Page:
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  • Lucy Dahill

Are we all Health Practitioners?

Imagine if there was a way to turn around the statistics for the 5 largest non-communicable diseases by taking responsibility for some of the choices we are making and choosing to listen to the intelligence of our body. I mean ALL of us, not just those who stand out as needing support once the body has shown how the addictions have broken down the bodies systems or those who are charge with our managing and supporting our health care.

To date we have given more sway to the intelligence of the mind and thinking that the body follows that intelligence…well that is indeed what we have taken as normal but…we may need to reconsider

Non-communicable diseases (NCD’s) - Diabetes, Cardiovascular disease, Respiratory disease, and Cancer kill 38 million people each year and are responsible for 82% of deaths worldwide. These statistics do not yet include the consequent of poor mental health which is now part of the World Health Organisations raft of NCD’s.

Just taking a moment to understand the above, 82% of people die each year because we are struggling to take responsibility for our body, how we treat it and nurture it with food, rest and sleep in a way that helps it even function. I use the word function on purpose, to illustrate the body is in a state of 'last resort' before it breaks down, of course there is the other extreme of a well-oiled and finely tuned body that is vital and has reserve in the tanks for the more demanding times and days.

The actual function is breaking down because it cannot process what we are consuming by choice.

  • Cigarette Smoke is definitely not harmonious in our lungs. The research on the correlation between use and harm is clear and Australia leads the way in the world with reducing lung disease because of legislation, tax and health initiatives to reduce use of tobacco.

  • Alcohol is used in every doctors’ office, hospital & clinic setting because it is a disinfectant. It is used before an injection to kill germs and yet it is also used as a source of pleasure. Alcohol is a known and documented toxin to the brain, liver and kidney cells. There are clear effects in the body. Around 1 in 5 (18.2%) Australians over 14 drink at levels that put them at risk of alcohol-related harm over their lifetime.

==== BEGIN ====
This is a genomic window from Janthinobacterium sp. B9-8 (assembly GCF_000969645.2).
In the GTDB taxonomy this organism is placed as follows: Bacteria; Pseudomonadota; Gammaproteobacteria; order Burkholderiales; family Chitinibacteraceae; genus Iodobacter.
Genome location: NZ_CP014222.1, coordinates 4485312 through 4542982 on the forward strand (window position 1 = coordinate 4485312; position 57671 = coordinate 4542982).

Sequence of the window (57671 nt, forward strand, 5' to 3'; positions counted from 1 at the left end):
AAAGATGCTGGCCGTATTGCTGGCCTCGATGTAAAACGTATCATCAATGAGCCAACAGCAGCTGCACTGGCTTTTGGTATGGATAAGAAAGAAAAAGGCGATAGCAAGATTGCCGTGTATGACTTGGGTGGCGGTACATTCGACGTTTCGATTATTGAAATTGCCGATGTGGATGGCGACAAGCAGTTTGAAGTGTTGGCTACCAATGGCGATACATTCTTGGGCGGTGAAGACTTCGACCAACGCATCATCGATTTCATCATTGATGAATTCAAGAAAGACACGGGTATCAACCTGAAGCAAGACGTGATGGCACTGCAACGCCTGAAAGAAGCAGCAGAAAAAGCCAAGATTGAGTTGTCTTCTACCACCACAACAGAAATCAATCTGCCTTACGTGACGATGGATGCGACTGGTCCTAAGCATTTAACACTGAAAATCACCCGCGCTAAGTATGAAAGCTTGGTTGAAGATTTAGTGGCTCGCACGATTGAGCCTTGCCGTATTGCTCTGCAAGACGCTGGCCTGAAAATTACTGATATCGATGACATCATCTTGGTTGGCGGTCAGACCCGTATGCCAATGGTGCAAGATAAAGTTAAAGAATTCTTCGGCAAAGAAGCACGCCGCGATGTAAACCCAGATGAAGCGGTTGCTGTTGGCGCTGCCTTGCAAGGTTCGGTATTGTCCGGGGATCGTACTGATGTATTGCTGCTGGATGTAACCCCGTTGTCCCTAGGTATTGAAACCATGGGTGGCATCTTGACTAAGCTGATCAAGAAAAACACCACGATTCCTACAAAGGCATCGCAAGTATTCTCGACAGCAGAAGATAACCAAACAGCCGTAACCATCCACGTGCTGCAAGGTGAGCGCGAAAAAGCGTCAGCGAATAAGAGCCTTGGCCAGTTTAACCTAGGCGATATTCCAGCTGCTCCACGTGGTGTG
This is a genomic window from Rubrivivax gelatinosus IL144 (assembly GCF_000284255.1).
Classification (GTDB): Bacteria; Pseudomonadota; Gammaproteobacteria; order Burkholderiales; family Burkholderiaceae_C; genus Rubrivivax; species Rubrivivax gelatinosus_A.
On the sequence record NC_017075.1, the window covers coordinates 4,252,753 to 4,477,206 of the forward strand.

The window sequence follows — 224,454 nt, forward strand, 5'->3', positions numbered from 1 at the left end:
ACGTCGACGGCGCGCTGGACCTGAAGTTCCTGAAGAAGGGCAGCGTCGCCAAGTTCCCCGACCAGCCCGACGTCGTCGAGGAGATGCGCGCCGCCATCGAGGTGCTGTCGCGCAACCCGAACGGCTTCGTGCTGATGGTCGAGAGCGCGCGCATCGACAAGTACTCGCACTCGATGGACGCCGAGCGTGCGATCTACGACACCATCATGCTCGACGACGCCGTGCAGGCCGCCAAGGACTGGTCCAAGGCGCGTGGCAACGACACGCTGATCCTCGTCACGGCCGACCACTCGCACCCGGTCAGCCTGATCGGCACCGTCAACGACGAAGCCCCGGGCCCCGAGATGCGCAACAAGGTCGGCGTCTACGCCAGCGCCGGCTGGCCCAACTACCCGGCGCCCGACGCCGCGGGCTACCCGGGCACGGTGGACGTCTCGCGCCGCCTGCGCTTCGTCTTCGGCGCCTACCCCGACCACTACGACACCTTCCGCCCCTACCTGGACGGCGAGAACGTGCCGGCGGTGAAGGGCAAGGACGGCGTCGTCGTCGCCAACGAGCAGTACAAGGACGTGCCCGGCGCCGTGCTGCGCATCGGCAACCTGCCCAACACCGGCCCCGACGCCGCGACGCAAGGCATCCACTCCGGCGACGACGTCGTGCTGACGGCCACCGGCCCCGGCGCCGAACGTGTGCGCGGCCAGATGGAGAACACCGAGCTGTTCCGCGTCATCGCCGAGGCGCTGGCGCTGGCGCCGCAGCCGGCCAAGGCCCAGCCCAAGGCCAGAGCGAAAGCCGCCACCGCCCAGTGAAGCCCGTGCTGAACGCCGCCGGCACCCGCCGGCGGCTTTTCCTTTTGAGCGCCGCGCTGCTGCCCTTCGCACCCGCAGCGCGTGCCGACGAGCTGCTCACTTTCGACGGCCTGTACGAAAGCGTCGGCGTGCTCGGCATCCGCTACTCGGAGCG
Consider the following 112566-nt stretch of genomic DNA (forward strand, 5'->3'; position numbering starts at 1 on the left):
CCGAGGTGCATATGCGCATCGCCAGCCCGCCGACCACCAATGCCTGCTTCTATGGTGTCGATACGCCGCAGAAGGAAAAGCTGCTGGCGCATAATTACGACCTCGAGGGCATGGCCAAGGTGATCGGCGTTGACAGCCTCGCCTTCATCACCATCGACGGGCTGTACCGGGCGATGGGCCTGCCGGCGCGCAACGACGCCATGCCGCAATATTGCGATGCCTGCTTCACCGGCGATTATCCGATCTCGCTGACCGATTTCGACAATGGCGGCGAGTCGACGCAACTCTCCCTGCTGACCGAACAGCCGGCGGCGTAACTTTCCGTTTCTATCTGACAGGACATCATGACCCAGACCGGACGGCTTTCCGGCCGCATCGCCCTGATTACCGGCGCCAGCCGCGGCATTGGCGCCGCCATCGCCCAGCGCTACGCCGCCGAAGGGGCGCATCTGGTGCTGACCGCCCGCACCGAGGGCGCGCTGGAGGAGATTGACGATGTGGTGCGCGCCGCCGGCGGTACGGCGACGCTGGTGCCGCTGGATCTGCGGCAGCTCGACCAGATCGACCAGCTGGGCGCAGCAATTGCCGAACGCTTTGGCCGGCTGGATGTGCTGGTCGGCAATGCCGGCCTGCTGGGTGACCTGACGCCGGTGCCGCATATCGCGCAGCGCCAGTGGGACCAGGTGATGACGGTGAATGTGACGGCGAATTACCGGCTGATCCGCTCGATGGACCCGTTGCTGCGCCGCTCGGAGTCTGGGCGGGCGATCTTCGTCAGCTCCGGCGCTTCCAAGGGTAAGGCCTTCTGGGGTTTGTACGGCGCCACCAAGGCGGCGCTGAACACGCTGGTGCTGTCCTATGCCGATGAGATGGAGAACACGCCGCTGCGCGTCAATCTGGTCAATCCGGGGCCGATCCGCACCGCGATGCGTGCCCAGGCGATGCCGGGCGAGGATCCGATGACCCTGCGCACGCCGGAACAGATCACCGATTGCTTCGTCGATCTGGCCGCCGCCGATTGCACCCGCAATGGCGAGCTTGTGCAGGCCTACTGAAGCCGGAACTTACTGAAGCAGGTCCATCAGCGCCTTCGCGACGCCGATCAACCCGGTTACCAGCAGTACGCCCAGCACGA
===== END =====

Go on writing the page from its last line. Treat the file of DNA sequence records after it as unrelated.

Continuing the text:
• 56% of Australians do not meet physical activity guidelines. The body is designed for movement, it has joints and muscles which, when we are born glide and slide, rotate and stretch and bend. The more sedentary our life the more our body, like our brain adapts to its environment. The muscle is replaced by fat and the bodies processing systems slow down to a point of, in some cases, not being able to re-boot. Being less physically active puts you at greater risk for type 2 diabetes, cardiovascular disease and osteoporosis.

  • The increase in eating for pleasure rather than for sustenance or function has meant a highly influential and willing industry producing, manufacturing and marketing sugar, high processed fat, and over consumption of carbohydrates that have resulted in dependencies that are comparable to addictions. In 2015 there were 415 million people living with diabetes and 1 in 2 adults with diabetes are undiagnosed! It is a disease that associated with complications of the eyes, feet, kidneys and cardiovascular health resulting in Australia having the second highest rate of foot amputations in the developed world. It costs the Australian taxpayers $14.6 billion.

  • With many of the NCD’s a mental illness is also a compounding factor that is continuing to grow & explode. 45% of Australians between the ages of 16 and 85 will experience a common mental illness and these statistics are already woefully out of date. Suicide is the leading cause of death for Australians between 15 and 44.

Remember, as the World Health Organisation remind us, these are all lifestyle choices which contribute to the NCD’s that kill 82% of the population worldwide. How do we change these statistics for diseases when one of their major contributing factors are lifestyle choices?

As healthcare workers, practitioners and human beings we must ask why are none of our programs working?

I feel there is a deeper level of responsibility being called for here. As practitioners and health workers rolling out these programs, we cannot just tell people what to do, we must understand these addictions for ourselves, look at addiction and these behaviours in our own lives and then when we share the programs with our client can speak from a body that has experience.

I am not saying that if you want to talk to people about addiction to heroin you should have been a heroin addict but you should have an understanding of addictions in your own life, how they feel and why they are there – a time of introspection to understand what we use the addiction to avoid.

Perhaps some of the more acceptable addictions to look at might be sugar, alcohol, cigarettes, sport, conflict, drama. Yes, trust me you can be addicted to all of them and giving them up can give us a humbling glimpse into the hold of addictions and how and why they are there.

From a place of understanding what holds us back from being all that we are and having a solid sense of our purpose in the world we can then take energetic, as well as physical

responsibility to understand why we see the statistics we do. We can then found and build programs that offer a more practical, supportive, loving and committed way to live that does not include us as part of the statistics of global health crisis.

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